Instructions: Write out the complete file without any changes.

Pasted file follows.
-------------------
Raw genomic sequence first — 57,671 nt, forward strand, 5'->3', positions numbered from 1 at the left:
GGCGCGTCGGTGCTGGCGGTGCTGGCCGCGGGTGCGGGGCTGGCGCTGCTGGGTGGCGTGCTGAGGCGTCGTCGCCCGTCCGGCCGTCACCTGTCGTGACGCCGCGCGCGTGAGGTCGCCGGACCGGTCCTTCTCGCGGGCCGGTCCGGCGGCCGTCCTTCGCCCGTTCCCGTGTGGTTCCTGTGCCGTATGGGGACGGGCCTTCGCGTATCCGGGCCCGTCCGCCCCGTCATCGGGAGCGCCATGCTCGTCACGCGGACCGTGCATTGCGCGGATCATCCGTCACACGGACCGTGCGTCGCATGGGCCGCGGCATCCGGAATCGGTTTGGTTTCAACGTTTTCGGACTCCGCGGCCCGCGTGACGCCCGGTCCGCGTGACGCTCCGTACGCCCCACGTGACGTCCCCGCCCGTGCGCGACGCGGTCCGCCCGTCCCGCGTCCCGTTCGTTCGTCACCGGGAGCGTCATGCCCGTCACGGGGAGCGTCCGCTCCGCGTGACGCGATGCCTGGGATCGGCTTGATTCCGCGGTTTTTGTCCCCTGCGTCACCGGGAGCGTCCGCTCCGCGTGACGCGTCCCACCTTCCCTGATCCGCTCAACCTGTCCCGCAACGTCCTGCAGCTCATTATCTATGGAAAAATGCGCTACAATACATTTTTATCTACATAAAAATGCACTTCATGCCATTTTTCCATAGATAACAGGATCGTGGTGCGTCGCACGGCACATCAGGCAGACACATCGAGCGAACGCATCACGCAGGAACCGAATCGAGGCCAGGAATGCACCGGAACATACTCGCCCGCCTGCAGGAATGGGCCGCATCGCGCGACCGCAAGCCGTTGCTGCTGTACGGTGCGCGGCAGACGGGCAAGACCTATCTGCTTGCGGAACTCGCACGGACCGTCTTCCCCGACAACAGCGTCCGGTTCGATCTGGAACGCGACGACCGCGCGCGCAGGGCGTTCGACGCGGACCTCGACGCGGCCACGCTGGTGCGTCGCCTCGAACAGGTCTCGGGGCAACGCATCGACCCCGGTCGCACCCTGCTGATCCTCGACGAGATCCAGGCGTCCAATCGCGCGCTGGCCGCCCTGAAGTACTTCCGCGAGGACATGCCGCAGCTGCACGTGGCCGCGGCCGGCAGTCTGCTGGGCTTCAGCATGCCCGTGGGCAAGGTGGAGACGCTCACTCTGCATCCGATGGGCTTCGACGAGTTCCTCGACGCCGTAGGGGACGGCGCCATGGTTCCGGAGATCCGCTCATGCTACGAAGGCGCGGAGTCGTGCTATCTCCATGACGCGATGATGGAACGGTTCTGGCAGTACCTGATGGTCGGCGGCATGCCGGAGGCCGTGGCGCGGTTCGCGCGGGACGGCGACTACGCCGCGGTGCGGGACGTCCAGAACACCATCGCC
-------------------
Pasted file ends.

Raw genomic sequence first — 57,671 nt, forward strand, 5'->3', positions numbered from 1 at the left:
GGCGCGTCGGTGCTGGCGGTGCTGGCCGCGGGTGCGGGGCTGGCGCTGCTGGGTGGCGTGCTGAGGCGTCGTCGCCCGTCCGGCCGTCACCTGTCGTGACGCCGCGCGCGTGAGGTCGCCGGACCGGTCCTTCTCGCGGGCCGGTCCGGCGGCCGTCCTTCGCCCGTTCCCGTGTGGTTCCTGTGCCGTATGGGGACGGGCCTTCGCGTATCCGGGCCCGTCCGCCCCGTCATCGGGAGCGCCATGCTCGTCACGCGGACCGTGCATTGCGCGGATCATCCGTCACACGGACCGTGCGTCGCATGGGCCGCGGCATCCGGAATCGGTTTGGTTTCAACGTTTTCGGACTCCGCGGCCCGCGTGACGCCCGGTCCGCGTGACGCTCCGTACGCCCCACGTGACGTCCCCGCCCGTGCGCGACGCGGTCCGCCCGTCCCGCGTCCCGTTCGTTCGTCACCGGGAGCGTCATGCCCGTCACGGGGAGCGTCCGCTCCGCGTGACGCGATGCCTGGGATCGGCTTGATTCCGCGGTTTTTGTCCCCTGCGTCACCGGGAGCGTCCGCTCCGCGTGACGCGTCCCACCTTCCCTGATCCGCTCAACCTGTCCCGCAACGTCCTGCAGCTCATTATCTATGGAAAAATGCGCTACAATACATTTTTATCTACATAAAAATGCACTTCATGCCATTTTTCCATAGATAACAGGATCGTGGTGCGTCGCACGGCACATCAGGCAGACACATCGAGCGAACGCATCACGCAGGAACCGAATCGAGGCCAGGAATGCACCGGAACATACTCGCCCGCCTGCAGGAATGGGCCGCATCGCGCGACCGCAAGCCGTTGCTGCTGTACGGTGCGCGGCAGACGGGCAAGACCTATCTGCTTGCGGAACTCGCACGGACCGTCTTCCCCGACAACAGCGTCCGGTTCGATCTGGAACGCGACGACCGCGCGCGCAGGGCGTTCGACGCGGACCTCGACGCGGCCACGCTGGTGCGTCGCCTCGAACAGGTCTCGGGGCAACGCATCGACCCCGGTCGCACCCTGCTGATCCTCGACGAGATCCAGGCGTCCAATCGCGCGCTGGCCGCCCTGAAGTACTTCCGCGAGGACATGCCGCAGCTGCACGTGGCCGCGGCCGGCAGTCTGCTGGGCTTCAGCATGCCCGTGGGCAAGGTGGAGACGCTCACTCTGCATCCGATGGGCTTCGACGAGTTCCTCGACGCCGTAGGGGACGGCGCCATGGTTCCGGAGATCCGCTCATGCTACGAAGGCGCGGAGTCGTGCTATCTCCATGACGCGATGATGGAACGGTTCTGGCAGTACCTGATGGTCGGCGGCATGCCGGAGGCCGTGGCGCGGTTCGCGCGGGACGGCGACTACGCCGCGGTGCGGGACGTCCAGAACACCATCGCC